Jack Kemp visits city to support Ehrlich bid

Candidate also unveils plan for people with disabilities

October 29, 2002|By Tim Craig and Sarah Koenig | Tim Craig and Sarah Koenig,SUN STAFF

Former Republican vice presidential candidate Jack Kemp endorsed Robert L. Ehrlich Jr. in his bid for governor yesterday and urged voters to reject attempts by Democrats to portray him as an archconservative.

Earlier in the day, Ehrlich underscored his message of inclusiveness, rolling out a plan to help people with disabilities.

Kemp, who coined the phrase "bleeding heart conservative," said during his visit to Baltimore that Democratic nominee Kathleen Kennedy Townsend is desperately attacking Ehrlich because his message has caught on.

"It is the last refuge of a desperate campaign to call Bob extreme," said Kemp, who was Bob Dole's running mate in the 1996 presidential campaign. "I think her comments are fallacious, fraudulent and misguided to say the least."

The Townsend campaign responded by saying Kemp, too, is an "extreme conservative."

"The last refuge of a so-called moderate is to bring in a conservative extremist like Jack Kemp," said Peter Hamm, a Townsend spokesman.

In the past week, Townsend has stepped up her criticism of Ehrlich's congressional voting record.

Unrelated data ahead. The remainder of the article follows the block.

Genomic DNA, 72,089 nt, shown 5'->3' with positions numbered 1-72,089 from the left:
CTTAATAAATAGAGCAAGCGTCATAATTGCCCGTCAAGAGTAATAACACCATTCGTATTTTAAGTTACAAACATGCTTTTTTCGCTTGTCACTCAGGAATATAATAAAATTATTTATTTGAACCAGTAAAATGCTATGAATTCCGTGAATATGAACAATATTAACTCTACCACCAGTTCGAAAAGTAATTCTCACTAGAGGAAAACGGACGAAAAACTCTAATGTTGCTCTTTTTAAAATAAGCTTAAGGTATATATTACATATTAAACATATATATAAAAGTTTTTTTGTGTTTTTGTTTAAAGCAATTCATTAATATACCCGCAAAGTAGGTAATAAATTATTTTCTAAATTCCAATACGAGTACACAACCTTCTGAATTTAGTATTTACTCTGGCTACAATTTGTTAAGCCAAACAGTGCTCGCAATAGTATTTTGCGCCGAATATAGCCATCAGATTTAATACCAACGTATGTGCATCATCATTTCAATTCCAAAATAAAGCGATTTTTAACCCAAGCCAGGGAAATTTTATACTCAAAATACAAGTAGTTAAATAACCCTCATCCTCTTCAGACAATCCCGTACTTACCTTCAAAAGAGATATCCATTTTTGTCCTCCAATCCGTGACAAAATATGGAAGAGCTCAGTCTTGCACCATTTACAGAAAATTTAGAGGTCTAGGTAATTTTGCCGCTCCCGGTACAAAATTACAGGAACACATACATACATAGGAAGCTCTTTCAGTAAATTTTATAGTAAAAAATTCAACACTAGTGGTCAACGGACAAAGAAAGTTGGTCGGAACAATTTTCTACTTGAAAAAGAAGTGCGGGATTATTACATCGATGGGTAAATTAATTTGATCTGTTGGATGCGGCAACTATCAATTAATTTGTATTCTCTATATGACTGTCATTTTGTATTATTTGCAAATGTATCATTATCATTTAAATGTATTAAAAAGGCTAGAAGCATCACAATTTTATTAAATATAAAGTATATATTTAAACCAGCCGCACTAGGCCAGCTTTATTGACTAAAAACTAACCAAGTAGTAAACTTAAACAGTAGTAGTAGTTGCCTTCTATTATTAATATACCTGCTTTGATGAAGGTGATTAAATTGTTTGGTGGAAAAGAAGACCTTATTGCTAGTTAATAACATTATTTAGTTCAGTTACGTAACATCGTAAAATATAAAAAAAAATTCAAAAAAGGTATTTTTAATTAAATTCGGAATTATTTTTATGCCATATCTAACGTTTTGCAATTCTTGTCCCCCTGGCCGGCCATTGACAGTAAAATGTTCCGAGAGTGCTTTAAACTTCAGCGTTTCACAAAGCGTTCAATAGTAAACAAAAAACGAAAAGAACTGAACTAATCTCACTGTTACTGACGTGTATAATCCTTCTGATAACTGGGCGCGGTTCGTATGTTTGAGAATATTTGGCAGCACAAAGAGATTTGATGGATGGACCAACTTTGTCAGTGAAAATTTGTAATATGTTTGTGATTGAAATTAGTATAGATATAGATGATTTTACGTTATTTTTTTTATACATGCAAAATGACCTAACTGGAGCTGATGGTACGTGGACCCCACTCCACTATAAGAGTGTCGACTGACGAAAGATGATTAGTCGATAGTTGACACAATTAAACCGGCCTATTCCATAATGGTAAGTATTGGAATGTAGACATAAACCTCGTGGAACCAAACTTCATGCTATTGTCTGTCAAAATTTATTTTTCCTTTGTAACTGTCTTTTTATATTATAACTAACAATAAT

Kemp said Ehrlich and his running mate, Michael S. Steele, are "progressive conservatives" who believe in policies that will rehabilitate blighted communities, spur economic growth and reduce crime.

"This is the best gubernatorial and lieutenant governor ticket in America this year," Kemp said while campaigning with Ehrlich and Steele in Pen Lucy.

Kemp, who lives in Bethesda, is a former congressman from Buffalo, N.Y., who later served as secretary of Housing and Urban Development under former President George Bush.

Kemp also endorsed yesterday the Rev. John A. Heath, an African-American minister who is a Republican candidate for the House of Delegates in District 43.

Ehrlich also visited Vesta Inc. in Adelphi, where he presented his 15-page proposal to "repair" the state's mental health system "from years of neglect."

Dubbed the "New Freedom Initiative," a central component of the plan is to elevate the Governor's Office for Individuals with Disabilities to a cabinet-level office, renamed the Department of Disability Services.

"But what is equally clear is that [mental health] has not been a priority. For me, it will be a priority," Ehrlich said.

Ehrlich says he would develop a plan to start closing state institutions and moving people into expanded, community-based care in compliance with a Supreme Court decision requiring that only the most serious cases be institutionalized.

He also plans to create a committee to find more housing for the disabled and promote education for disabled children and adults. Ehrlich's proposal is remarkably similar to one Townsend unveiled two weeks ago.

"We have precious little to criticize in Ehrlich's plan because he stole it from us," Hamm said.

Ehrlich says his plan is based on recommendations in a report last year by the Maryland Civil Rights Coalition for People with Disabilities.

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